Cheating also includes taking into an examination any material contrary to the regulations, including any bilingual dictionary, whether or not with the intention of using it to obtain an advantage.

Plagiarism involves the false representation of another person's ideas, or findings, as your own by either copying material or paraphrasing without citing sources. It is both professional and ethical to reference clearly the ideas and information that you have used from another writer. If the source is not identified, then you have plagiarised work of the other author. Plagiarism is a form of dishonesty that is insulting to the reader and grossly unfair to your student colleagues.


Communication methods

Unless you have personal enquiries all communication related to the content of the unit must be via the newsgroups. If you do send your lecturer an email that relates to the content of the unit it will probably not be answered by email (it may be answered in the discussion forum). Personal enquiries may include requests for assignment extensions, special consideration requests, or the need to discuss your personal progress. You are certainly not meant to put anything of a personal nature (including assignment result disputes) into your postings to the discussion groups. Personal matters can also be dealt with by telephone.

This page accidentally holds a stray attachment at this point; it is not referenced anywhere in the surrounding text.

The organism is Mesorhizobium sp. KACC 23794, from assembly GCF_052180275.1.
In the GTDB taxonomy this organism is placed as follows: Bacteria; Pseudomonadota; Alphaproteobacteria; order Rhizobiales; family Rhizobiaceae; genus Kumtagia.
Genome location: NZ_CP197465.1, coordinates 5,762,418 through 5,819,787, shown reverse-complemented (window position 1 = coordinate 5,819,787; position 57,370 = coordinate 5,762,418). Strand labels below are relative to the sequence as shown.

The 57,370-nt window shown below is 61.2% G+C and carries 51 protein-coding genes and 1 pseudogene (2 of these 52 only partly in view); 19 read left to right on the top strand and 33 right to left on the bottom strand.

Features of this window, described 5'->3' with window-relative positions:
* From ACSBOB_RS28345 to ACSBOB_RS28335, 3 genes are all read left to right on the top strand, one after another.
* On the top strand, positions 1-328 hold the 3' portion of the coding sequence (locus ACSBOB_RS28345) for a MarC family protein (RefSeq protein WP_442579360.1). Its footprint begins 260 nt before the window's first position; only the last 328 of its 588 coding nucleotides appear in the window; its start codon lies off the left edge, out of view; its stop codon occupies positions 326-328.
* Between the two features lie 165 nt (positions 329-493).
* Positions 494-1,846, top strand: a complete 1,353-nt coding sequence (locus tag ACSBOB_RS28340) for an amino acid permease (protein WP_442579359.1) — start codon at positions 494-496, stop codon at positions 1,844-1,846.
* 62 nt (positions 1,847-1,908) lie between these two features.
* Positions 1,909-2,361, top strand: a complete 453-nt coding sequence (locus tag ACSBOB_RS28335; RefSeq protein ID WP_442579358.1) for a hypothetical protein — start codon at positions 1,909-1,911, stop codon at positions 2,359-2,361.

Off-campus students who live or work near the Gippsland campus, and the on-campus students, may visit the lecturer at his office.


Notices related to the unit during the semester will be made via the Announcement tool in MUSO. If you have pop-ups turned on, then you will see the notice the next time you log in to MUSO after the announcement is made. After then you must check the Announcement tool for any that you missed. Check this regularly. Failure to read the announcements is not regarded as grounds for special consideration.

Consultation Times

Shane is available most of the time for phone or office consultation. If you are not normally on the Gippsland campus, you should arrange by email first to make sure he will be around.

If direct communication with your unit adviser/lecturer or tutor outside of consultation periods is needed you may contact the lecturer and/or tutors at:

Mr Shane Moore
Phone +61 3 990 26716

All email communication to you from your lecturer will occur through your Monash student email address. Please ensure that you read it regularly, or forward your email to your main address. Also check that your contact information registered with the University is up to date in My.Monash.

Last updated: Feb 16, 2007